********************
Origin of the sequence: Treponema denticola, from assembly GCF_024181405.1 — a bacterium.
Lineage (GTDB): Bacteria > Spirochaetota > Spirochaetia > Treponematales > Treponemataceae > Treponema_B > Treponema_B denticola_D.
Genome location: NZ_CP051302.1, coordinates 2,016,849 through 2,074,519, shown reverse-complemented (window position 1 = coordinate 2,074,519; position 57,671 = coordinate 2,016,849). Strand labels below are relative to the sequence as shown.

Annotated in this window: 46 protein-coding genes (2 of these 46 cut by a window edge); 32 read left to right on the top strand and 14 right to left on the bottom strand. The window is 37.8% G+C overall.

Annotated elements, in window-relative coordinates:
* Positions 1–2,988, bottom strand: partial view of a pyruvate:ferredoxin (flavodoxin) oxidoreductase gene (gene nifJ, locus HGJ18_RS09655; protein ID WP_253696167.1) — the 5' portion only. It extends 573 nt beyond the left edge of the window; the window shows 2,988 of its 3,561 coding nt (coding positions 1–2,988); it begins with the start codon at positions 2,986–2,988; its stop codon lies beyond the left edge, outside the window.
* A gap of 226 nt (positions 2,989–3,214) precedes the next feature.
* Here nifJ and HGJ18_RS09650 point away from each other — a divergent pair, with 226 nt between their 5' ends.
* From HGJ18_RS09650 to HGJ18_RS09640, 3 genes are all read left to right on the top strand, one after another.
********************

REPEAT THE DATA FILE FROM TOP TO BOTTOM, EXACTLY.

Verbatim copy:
Origin of the sequence: Treponema denticola, from assembly GCF_024181405.1 — a bacterium.
Lineage (GTDB): Bacteria > Spirochaetota > Spirochaetia > Treponematales > Treponemataceae > Treponema_B > Treponema_B denticola_D.
Genome location: NZ_CP051302.1, coordinates 2,016,849 through 2,074,519, shown reverse-complemented (window position 1 = coordinate 2,074,519; position 57,671 = coordinate 2,016,849). Strand labels below are relative to the sequence as shown.

Annotated in this window: 46 protein-coding genes (2 of these 46 cut by a window edge); 32 read left to right on the top strand and 14 right to left on the bottom strand. The window is 37.8% G+C overall.

Annotated elements, in window-relative coordinates:
* Positions 1–2,988, bottom strand: partial view of a pyruvate:ferredoxin (flavodoxin) oxidoreductase gene (gene nifJ, locus HGJ18_RS09655; protein ID WP_253696167.1) — the 5' portion only. It extends 573 nt beyond the left edge of the window; the window shows 2,988 of its 3,561 coding nt (coding positions 1–2,988); it begins with the start codon at positions 2,986–2,988; its stop codon lies beyond the left edge, outside the window.
* A gap of 226 nt (positions 2,989–3,214) precedes the next feature.
* Here nifJ and HGJ18_RS09650 point away from each other — a divergent pair, with 226 nt between their 5' ends.
* From HGJ18_RS09650 to HGJ18_RS09640, 3 genes are all read left to right on the top strand, one after another.